November 2, 2011 — Every week, 140 University of Virginia student volunteers step off Grounds into an entirely different community through Madison House's Hoos Assisting with Life Obstacles program, or HALO, which helps the area's homeless, hungry and less fortunate.
HALO, formerly known as Hoos Against Hunger and Homelessness (and before that ABLE), was first established at Madison House in 1990. This fall, the program added two new outreaches: Legal Aid, a nonprofit legal services center, and Beyond the Bars, an inmate tutoring program. With this expansion came the new name to encompass the increased breadth of its mission.
Additionally, HALO sends volunteers to six other area locations, including The Salvation Army soup kitchen, The Haven homeless day shelter and the On Our Own drop-in addiction rehabilitation clinic.
Ana Tucker, a fourth-year biology major in the College of Arts & Sciences, has been the head program director for HALO for the past two years. Tucker, who plans to become a doctor, developed a passion for community service and the homeless during high school, when she went on mission trips to South Africa and Jamaica. In these countries, "Seeing the disparity of wealth was very disconcerting for me," she said.
One story, in particular, is telling of Tucker's time in South Africa. Every afternoon, the children and volunteers got a bag of chips for a snack. When after a few days, Tucker realized that this one bag of chips was the only food the children would have all day, she gave her chips away. Yet these small gestures could not make much of a difference. She said, "I can give them a bag of chips today, but that doesn't help them when I'm gone."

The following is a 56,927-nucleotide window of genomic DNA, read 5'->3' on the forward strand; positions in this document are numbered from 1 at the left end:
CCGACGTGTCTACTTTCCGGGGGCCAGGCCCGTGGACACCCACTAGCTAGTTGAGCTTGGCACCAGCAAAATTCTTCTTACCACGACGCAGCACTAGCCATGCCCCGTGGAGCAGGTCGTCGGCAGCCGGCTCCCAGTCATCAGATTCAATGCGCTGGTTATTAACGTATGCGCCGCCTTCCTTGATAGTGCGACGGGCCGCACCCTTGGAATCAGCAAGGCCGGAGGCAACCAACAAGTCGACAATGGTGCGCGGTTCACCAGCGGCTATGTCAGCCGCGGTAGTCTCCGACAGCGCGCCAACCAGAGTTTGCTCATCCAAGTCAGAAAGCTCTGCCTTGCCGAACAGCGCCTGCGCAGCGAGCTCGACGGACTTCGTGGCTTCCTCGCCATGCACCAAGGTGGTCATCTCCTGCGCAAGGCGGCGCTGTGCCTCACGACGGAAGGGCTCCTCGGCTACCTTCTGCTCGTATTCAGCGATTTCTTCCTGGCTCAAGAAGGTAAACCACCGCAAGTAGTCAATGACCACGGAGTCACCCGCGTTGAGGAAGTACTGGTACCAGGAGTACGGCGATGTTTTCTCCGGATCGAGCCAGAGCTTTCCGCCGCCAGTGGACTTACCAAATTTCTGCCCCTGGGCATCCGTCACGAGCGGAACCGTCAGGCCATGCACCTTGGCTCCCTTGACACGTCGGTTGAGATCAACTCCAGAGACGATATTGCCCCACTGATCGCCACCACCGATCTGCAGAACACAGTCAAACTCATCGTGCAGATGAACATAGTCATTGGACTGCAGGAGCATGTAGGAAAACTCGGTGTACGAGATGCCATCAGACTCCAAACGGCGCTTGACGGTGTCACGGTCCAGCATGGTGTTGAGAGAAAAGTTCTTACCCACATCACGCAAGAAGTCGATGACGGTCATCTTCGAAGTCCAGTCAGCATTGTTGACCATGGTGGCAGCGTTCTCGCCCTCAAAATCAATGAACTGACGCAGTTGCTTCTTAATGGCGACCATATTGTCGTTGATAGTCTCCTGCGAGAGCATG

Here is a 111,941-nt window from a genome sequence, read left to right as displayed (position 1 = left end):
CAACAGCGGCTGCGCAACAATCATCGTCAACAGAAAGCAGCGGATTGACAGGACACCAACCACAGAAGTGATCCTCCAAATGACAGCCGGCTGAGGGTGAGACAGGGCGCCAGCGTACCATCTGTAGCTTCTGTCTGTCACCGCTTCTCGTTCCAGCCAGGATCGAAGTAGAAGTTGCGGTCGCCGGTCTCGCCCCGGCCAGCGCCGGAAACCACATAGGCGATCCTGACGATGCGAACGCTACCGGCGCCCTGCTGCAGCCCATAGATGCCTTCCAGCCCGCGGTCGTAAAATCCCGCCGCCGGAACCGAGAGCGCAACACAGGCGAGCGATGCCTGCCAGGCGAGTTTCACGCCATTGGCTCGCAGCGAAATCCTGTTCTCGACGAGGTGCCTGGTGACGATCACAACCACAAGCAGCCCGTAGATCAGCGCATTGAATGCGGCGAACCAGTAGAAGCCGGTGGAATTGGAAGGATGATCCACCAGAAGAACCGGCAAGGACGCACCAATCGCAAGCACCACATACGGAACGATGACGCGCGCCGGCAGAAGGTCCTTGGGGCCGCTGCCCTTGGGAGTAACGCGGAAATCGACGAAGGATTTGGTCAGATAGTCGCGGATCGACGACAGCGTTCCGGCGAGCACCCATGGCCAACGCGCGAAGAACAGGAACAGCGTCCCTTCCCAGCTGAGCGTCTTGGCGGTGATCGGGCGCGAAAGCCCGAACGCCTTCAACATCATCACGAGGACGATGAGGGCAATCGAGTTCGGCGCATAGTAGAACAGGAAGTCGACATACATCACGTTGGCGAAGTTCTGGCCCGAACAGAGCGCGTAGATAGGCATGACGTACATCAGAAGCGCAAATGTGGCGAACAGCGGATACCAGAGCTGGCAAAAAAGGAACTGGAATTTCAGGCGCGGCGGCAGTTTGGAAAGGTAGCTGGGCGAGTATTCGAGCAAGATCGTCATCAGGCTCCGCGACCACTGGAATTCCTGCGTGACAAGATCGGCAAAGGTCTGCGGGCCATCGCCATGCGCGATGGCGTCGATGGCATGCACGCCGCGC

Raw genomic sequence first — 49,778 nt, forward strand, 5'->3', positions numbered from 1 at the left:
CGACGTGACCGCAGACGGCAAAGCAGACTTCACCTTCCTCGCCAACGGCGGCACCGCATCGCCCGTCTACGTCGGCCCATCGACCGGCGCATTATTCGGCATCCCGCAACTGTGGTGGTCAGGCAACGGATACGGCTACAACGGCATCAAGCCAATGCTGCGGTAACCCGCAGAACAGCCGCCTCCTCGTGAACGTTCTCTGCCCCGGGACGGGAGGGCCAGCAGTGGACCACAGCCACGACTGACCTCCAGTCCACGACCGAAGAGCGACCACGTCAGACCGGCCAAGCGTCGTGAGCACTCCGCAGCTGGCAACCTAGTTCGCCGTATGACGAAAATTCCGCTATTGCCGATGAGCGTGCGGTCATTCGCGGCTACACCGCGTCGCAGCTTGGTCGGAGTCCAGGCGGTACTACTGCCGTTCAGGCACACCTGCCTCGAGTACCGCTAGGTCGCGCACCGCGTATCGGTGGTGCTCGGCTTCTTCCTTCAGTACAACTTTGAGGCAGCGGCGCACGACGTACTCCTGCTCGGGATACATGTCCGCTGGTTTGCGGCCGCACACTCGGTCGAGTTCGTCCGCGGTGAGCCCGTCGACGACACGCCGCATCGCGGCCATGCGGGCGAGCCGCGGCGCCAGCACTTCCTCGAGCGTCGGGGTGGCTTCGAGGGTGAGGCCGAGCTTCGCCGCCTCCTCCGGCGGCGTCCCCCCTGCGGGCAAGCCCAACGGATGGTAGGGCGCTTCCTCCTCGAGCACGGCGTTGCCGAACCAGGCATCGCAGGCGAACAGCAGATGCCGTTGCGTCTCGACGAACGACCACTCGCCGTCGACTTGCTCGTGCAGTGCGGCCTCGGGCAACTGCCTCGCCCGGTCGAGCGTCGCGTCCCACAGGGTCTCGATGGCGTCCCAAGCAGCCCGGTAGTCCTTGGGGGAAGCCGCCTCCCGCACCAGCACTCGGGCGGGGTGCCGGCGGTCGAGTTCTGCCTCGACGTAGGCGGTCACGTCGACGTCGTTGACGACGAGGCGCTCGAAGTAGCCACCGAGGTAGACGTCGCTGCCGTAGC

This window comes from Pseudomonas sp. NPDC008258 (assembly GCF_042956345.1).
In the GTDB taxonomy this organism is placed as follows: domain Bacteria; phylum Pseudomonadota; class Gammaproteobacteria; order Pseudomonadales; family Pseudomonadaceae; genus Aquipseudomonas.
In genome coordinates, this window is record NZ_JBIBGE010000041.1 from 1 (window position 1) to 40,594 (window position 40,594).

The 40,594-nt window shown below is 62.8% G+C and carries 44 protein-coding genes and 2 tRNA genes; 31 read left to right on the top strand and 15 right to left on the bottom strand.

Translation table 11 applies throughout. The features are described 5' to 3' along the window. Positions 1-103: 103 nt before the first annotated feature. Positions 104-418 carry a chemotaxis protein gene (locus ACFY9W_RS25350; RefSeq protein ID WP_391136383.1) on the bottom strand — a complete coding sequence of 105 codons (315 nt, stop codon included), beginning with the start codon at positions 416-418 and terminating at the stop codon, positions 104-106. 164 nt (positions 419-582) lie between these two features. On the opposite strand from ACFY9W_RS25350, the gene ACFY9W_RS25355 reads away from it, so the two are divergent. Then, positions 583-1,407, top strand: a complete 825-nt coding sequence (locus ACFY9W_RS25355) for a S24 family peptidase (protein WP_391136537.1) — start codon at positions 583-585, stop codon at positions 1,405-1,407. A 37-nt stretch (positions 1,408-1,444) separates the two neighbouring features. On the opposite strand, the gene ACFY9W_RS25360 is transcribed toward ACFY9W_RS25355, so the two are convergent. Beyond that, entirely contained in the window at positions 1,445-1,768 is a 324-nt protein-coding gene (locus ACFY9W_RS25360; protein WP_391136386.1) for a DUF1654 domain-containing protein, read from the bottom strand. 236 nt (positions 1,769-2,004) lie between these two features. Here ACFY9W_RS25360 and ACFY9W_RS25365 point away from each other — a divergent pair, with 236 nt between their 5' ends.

When Tucker came to U.Va., she brought along her passion for volunteering.
"Some people have a heart for activities. I have a heart for community service," she said.
Tucker found her perfect niche through Madison House and HALO. As head program director, she oversaw the creation of the On Our Own and Beyond the Bars partnerships.
HALO offers a variety of ways to help the less fortunate, setting it apart from most Madison House programs. If students want to form relationships and see the same people week after week, they can volunteer with On Our Own. If students want to help the homeless more indirectly, they can sort food at the Blue Ridge Area Food Bank Network. Or, if the volunteers want to form close bonds quickly, they can volunteer at The Haven homeless shelter.
"I am constantly impressed by the volunteers within HALO," Madison House director of programs Jennifer Walker said. "They are some of the most dedicated and caring volunteers we have."
Third-year McIntire School of Commerce student Max Grant, the HALO program director at The Haven, began volunteering there during his second semester at U.Va.
Volunteering at The Haven reminds Grant that he can help ease the troubles of his fellow community members. "The Haven has allowed me to dive into the vibrant Charlottesville community and learn more than I could have ever learned by just sitting in a classroom," he said.
One day, two Haven guests taught Grant how to play gin rummy, and the lesson was followed by an intense competition over the next few hours. Days like those are the reasons he goes back to The Haven, week after week, he said. "At the core of the experience is the human aspect – the chance to step outside of the U.Va. bubble and form relationships with disadvantaged members of the Charlottesville community."
HALO also helps combat not only stereotypes U.Va. students may have of homeless people and drug addicts, but also ones the Charlottesville community has of U.Va. students. When Tucker began volunteering at On Our Own, many of the program participants viewed U.Va. students as "rich" and "callous," she said. Yet, Tucker recalled, just a few weeks later, when the Madison House volunteers left the center, the participants started clapping and saying, "Thank you, Madison House. Thank you for all you've done for us."
What matters to the HALO volunteers most, they say, are the small differences they make.
"It's the little moments – making someone smile. It just really highlights my day. If I put a smile on someone's face, if even for three seconds, it's worth it to me," Tucker said.